Free discreet shipping on orders over $50 in Aus

Free discreet shipping on orders over $50 in Aus

Free discreet shipping on orders over $50 in Aus

Free discreet shipping on orders over $50 in Aus

Free discreet shipping on orders over $50 in Aus

Free discreet shipping on orders over $50 in Aus

Free discreet shipping on orders over $50 in Aus

Free discreet shipping on orders over $50 in Aus

Free discreet shipping on orders over $50 in Aus

Free discreet shipping on orders over $50 in Aus

Free discreet shipping on orders over $50 in Aus

Free discreet shipping on orders over $50 in Aus

How to be More Mindful During Sex

It’s not uncommon to have a wandering mind during sex. Sex can become habitual enough that we go into autopilot, allowing our mind to get distracted by non sexual things (the day ahead, our shopping lists, the need to respond to a text).

When our mind is wandering, we’re not present. We therefore know that the sexual experience isn’t going to be as pleasurable for you or your sexual partners and consequently maintaining that spark of passion can quickly become compromised.

Think back to that first time you started being intimate with a partner—whether it was a make out session in a dark room at a party or on the lounge room couch, most likely, it was exciting, adventurous, passionate, spontaneous...and you were in the moment.

Introducing mindfulness practices into the bedroom can help keep you in the moment. Headspace defines mindfulness as “the quality of being present and fully engaged with whatever we’re doing at the moment — free from distraction or judgment, and aware of our thoughts and feelings without getting caught up in them.”

We’ve outlined some tips below to help you be more mindful during sex:

Get in the habit of practicing mindfulness outside of the bedroom

If you’ve got the right tools to be mindful when eating, walking, or spending time with a friend then there’s no reason why you can’t transfer those practices into your sexual encounters.

If you’re new to the practice of mindfulness, a good place to start is by incorporating it into an already established daily routine like when you make your morning coffee or when brushing your teeth.

Begin by paying attention to what you’re doing, notice any smells or sensations, feel your feet grounded on the floor or the item against your skin, and then notice when thoughts pop up and your mind starts to wander elsewhere. As soon as you’re aware that your mind is wandering, consciously and without judgment, bring it back to the present moment.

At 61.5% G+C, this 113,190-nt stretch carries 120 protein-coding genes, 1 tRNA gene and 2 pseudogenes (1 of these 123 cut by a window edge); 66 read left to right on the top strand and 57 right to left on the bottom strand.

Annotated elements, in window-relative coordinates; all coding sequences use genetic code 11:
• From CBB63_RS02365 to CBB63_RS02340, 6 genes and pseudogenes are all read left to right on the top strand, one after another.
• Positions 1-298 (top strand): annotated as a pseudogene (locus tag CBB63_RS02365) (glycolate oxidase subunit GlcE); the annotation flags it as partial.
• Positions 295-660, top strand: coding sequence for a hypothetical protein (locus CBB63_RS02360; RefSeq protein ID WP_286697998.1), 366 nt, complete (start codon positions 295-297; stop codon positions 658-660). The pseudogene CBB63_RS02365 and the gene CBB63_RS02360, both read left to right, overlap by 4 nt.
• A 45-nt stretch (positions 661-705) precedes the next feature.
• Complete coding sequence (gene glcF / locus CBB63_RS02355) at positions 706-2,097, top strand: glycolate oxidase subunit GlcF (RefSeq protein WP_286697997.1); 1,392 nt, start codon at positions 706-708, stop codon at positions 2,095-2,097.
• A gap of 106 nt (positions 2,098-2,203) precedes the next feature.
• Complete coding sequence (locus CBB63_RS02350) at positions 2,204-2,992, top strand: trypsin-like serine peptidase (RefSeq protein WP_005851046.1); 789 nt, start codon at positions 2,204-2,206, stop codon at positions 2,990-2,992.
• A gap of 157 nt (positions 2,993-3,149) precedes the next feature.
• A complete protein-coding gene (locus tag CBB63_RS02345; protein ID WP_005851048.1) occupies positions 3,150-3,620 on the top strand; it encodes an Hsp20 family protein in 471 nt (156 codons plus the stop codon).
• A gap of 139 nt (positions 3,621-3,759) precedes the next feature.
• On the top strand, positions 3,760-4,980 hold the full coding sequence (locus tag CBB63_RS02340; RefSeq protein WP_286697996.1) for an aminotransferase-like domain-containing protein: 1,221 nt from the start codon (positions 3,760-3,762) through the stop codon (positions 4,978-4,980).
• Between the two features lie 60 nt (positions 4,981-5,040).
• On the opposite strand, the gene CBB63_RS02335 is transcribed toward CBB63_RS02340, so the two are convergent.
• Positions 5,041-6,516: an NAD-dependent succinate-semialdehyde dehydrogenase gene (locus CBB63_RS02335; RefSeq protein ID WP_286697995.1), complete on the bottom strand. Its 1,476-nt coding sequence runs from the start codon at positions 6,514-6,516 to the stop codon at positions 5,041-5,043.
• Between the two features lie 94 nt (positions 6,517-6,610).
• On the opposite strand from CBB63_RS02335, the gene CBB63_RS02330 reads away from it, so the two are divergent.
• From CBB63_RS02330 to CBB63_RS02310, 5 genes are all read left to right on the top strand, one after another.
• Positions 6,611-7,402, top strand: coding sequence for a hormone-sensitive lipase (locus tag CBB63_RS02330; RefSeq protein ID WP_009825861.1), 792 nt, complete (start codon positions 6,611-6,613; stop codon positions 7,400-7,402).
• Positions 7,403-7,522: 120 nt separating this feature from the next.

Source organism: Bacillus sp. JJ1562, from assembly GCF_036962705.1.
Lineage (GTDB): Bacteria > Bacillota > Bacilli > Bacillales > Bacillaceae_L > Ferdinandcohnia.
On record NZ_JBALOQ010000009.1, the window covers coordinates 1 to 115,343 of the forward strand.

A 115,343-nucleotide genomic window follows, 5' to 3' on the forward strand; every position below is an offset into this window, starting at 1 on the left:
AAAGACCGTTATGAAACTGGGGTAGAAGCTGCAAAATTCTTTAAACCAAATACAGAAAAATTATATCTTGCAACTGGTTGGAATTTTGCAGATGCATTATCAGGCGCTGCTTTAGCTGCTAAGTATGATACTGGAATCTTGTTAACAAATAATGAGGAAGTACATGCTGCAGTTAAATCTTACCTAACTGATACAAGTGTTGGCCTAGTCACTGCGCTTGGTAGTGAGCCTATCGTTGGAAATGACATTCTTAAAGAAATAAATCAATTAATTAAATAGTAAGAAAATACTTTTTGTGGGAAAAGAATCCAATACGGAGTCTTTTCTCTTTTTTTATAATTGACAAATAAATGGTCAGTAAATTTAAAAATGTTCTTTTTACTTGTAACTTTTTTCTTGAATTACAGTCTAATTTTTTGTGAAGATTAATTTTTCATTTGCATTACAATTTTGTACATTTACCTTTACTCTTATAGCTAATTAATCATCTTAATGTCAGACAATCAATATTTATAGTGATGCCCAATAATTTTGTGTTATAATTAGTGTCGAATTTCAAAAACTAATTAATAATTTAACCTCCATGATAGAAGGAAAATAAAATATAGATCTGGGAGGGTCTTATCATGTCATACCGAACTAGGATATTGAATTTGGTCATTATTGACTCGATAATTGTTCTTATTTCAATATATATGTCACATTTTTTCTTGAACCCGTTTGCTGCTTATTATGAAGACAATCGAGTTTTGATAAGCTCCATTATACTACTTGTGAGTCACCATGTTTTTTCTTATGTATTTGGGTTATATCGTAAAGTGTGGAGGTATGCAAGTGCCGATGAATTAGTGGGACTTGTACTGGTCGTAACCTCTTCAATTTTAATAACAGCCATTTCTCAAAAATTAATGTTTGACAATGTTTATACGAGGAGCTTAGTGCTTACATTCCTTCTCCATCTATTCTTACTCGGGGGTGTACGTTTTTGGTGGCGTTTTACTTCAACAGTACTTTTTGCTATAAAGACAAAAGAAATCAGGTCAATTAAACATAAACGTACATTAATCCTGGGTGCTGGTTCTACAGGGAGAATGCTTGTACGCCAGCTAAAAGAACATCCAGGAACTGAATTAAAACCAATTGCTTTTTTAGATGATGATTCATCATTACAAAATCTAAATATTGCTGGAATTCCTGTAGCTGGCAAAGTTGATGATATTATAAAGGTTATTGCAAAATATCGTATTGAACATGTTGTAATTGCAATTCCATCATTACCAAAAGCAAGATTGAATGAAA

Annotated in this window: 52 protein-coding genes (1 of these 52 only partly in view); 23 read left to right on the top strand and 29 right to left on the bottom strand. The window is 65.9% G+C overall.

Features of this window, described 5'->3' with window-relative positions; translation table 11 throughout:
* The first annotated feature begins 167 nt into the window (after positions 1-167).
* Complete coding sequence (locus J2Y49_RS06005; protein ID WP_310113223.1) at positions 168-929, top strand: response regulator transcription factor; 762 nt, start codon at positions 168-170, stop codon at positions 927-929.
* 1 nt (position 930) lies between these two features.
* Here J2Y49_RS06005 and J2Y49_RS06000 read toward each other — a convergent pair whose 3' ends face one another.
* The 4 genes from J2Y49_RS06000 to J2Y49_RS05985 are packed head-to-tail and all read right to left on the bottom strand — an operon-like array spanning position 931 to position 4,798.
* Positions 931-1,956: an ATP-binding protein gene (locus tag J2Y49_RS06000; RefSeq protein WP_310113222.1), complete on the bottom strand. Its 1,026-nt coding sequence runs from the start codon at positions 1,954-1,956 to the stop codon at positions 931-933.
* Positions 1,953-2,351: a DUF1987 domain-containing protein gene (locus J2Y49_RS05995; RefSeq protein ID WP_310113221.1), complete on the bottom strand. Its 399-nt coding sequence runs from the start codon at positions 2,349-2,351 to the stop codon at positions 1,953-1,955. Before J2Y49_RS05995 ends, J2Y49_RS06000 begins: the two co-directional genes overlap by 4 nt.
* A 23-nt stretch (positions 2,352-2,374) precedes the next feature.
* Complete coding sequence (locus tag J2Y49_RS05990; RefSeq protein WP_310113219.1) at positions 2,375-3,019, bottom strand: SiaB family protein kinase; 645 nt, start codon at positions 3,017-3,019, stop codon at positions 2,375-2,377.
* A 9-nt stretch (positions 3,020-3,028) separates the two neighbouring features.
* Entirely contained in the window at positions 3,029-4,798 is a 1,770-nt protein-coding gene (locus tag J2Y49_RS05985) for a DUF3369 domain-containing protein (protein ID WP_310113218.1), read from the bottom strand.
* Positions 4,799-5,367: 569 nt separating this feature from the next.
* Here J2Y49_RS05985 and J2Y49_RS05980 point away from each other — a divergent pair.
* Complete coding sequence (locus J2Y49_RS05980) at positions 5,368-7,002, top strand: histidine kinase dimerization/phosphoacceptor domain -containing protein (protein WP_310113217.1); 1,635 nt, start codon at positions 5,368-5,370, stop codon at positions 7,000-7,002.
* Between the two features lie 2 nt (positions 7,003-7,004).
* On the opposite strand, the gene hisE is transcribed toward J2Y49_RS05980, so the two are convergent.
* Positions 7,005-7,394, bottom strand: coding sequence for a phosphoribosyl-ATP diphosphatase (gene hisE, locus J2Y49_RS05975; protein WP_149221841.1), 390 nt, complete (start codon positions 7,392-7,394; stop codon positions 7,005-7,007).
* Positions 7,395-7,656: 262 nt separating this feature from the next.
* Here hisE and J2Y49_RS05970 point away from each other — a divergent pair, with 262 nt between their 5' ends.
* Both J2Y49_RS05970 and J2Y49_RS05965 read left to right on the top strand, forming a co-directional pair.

The more aware you become of your mind wandering and the better you get at bringing it back to the present moment, the more likely you’ll be able to do it over and over again.

Don’t be down on yourself if you notice your mind constantly wandering and don’t judge yourself for whatever thoughts pop up -- it’s called a practice for a reason so keep at it. Always bringing your mind back to the moment.

Keep things spontaneous and explorative

To avoid your sex life becoming repetitive and monotonous, try to keep things spicy and don’t disregard the benefits of foreplay to ease into it. Start by building up the arousal and tension slowly. Enjoy the overall act of intimacy, the passion, the connection, the exploration, the contact, the playfulness.

Have you thought about taking off one piece of clothing slowly? How about introducing pleasure products into your sex life? Or what about roleplaying or dirty talk? Whatever your preference, keeping things interesting instead of worrying about “finishing” will help keep you engaged in the moment and out of your inbox.

Focus on breath to bring you back to your body

For many people, pressure to orgasm can be an anxiety provoking experience. The more worried you are about how quickly or slowly you’re going to finish — or if you’re going to finish at all — the more in your head you are and the less in your body you are. A good way to bring yourself back into your body is by focusing on your breath.

When we start focusing on our breath, our mind is forced to slow down. Breath is the vehicle that takes us out of our mind and into our body. Breath helps us to be more present; to feel, instead of to think.

Make sure you have a transition period

If you’ve just finished work or putting kids to sleep, you’ll most likely need to switch off and transition into feeling more sensual.

Take some time out and do whatever you need to help you get in the mood. This might be having a bath, rubbing oil on yourself, lighting a candle, meditating, sitting in silence, dimming the lights or putting technology away.

Communication

Don’t be afraid to communicate to a partner what your sexual needs are in the moment. If you’re not enjoying it, let them know what they can do to make it more pleasurable. If you’re loving it, give encouragement by telling them how good it feels. By communicating, you’re not only focusing your mind on the present but you’re also cultivating a healthy outlook on your sexuality. The best part, most likely this will deepen and strengthen your connection leading to a more fulfilling sex life.

Start with solo sex

Not being present doesn’t always mean you’re distracted on mundane tasks, it can also be because you’re experiencing anxiety about the way the sex is going or how you look.

Start getting more comfortable in your own body by spending time nurturing your own needs and being comfortable in your naked body. Consider taking the time to undress in front of the mirror and spend some time each day tending to everyday tasks in the nude. When it comes to undressing in front of a new partner, it will feel more natural to you.

Similarly, having solo sex will help you master your own pleasure so that you can easily guide others to do what feels best for you.

 

Image credit: @nadiaryder

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